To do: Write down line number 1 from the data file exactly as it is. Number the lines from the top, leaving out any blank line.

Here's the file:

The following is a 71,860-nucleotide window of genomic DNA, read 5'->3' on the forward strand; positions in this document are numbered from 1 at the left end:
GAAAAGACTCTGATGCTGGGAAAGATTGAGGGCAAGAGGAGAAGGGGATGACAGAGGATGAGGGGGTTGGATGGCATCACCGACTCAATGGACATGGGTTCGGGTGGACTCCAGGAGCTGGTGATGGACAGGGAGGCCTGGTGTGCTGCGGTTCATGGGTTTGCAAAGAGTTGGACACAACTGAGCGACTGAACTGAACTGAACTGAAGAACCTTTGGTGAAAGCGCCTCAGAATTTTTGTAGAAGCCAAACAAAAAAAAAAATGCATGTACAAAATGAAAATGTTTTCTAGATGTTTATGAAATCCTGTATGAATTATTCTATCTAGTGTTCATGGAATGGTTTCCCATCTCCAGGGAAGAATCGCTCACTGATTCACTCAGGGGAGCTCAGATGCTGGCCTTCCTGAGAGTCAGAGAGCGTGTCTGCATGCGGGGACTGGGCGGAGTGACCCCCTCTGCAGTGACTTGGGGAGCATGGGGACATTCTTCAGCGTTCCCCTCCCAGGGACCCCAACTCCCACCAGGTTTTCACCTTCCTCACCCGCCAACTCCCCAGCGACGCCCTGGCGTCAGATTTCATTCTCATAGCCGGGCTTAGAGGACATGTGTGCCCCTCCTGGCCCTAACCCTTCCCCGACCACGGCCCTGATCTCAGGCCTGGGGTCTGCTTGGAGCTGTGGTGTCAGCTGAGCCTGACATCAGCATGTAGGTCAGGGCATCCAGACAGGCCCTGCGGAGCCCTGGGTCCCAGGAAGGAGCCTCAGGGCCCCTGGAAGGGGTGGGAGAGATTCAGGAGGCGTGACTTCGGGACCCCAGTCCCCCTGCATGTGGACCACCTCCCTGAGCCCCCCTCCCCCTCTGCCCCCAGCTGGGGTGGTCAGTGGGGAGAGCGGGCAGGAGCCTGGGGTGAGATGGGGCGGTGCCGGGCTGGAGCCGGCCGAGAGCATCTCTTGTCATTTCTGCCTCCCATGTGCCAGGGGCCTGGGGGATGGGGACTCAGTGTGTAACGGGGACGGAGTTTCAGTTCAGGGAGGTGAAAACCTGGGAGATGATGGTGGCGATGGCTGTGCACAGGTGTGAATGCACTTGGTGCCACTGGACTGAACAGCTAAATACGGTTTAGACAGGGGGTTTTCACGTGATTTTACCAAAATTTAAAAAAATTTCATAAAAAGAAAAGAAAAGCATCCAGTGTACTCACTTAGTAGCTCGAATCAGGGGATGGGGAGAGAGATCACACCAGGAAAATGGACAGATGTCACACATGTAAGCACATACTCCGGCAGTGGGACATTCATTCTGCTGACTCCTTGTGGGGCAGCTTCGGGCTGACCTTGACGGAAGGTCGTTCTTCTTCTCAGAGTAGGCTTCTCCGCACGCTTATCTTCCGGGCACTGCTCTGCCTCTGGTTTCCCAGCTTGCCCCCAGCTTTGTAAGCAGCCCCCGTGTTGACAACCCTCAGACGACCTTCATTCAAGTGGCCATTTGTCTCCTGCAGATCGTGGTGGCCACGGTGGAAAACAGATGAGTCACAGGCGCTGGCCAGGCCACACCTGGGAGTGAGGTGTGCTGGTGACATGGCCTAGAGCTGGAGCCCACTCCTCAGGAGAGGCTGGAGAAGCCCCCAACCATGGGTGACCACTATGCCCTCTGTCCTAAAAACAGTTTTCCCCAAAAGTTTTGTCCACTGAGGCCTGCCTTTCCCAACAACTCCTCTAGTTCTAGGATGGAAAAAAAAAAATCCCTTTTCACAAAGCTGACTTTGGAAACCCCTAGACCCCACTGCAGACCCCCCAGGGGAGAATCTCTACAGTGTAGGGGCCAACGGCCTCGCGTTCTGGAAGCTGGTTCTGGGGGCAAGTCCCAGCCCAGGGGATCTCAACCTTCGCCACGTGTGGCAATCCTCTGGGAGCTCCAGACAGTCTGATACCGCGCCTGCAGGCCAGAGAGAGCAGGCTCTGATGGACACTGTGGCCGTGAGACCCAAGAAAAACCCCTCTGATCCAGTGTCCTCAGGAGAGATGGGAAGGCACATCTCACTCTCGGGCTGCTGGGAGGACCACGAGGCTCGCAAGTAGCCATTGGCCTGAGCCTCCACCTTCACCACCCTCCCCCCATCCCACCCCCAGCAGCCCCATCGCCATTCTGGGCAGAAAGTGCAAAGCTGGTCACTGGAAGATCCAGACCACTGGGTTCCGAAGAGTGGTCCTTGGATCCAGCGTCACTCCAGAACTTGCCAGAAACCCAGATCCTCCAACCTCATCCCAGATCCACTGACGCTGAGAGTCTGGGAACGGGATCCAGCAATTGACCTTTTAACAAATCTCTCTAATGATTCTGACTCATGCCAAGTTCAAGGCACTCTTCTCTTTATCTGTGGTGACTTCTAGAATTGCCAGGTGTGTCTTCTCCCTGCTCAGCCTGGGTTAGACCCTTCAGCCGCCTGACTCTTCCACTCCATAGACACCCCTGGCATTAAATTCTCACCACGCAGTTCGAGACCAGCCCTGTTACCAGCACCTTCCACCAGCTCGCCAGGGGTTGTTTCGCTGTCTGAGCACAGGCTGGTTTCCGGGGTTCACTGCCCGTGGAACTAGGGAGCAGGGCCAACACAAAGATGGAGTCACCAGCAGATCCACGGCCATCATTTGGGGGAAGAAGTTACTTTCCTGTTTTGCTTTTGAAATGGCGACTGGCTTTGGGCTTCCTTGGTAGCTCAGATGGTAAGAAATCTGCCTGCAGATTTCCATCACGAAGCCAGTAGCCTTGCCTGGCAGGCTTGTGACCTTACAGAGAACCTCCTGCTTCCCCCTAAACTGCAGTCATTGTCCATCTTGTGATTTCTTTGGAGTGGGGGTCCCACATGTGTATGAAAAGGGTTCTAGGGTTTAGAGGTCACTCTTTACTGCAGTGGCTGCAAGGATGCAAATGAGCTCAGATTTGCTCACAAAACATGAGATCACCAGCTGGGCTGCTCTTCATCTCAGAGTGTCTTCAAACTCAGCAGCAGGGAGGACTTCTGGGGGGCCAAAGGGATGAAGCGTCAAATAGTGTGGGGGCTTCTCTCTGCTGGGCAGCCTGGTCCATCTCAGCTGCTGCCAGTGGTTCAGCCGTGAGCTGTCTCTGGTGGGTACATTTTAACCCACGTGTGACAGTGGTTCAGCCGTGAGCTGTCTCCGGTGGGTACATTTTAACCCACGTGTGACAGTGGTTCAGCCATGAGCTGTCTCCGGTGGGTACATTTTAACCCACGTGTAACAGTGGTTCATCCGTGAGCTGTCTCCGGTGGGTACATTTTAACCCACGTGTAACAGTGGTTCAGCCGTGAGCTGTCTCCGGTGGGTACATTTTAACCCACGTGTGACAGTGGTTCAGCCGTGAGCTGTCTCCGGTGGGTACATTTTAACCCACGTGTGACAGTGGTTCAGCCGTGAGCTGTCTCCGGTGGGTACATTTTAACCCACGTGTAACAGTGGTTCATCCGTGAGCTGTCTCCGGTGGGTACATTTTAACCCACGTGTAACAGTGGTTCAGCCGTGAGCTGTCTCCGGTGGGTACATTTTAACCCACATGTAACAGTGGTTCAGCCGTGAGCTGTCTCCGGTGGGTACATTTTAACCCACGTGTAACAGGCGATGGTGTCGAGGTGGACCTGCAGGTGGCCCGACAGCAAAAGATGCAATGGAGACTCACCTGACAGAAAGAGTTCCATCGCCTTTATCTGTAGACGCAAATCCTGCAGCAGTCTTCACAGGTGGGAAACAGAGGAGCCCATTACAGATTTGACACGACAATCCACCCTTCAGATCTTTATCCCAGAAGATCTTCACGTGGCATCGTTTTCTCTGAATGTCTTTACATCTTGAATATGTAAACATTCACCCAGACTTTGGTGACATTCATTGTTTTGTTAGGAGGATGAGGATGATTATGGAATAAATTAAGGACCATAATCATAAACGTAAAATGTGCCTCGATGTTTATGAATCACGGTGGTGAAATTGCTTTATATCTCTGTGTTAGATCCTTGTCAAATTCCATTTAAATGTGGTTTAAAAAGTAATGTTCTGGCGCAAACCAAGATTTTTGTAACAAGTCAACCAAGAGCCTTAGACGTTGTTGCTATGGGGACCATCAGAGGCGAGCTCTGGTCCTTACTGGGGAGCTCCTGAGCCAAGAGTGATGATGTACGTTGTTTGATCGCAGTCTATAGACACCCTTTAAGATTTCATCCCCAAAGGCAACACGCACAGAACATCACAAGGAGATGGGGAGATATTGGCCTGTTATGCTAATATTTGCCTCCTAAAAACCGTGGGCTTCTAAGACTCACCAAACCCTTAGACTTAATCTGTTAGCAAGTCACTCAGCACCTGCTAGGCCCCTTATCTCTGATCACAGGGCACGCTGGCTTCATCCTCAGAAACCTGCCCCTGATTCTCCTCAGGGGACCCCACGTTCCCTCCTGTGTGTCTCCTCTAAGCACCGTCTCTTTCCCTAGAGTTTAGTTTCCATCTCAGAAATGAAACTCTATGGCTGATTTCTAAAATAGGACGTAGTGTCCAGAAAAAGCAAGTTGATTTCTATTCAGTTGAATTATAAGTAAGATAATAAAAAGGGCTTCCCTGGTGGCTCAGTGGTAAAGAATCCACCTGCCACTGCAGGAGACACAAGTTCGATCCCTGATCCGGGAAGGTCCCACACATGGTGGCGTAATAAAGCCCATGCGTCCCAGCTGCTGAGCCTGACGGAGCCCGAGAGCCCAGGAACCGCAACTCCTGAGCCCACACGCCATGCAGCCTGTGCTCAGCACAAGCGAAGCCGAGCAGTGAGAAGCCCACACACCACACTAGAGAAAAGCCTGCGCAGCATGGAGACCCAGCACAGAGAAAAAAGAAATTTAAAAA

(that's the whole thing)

The following is a 71,860-nucleotide window of genomic DNA, read 5'->3' on the forward strand; positions in this document are numbered from 1 at the left end: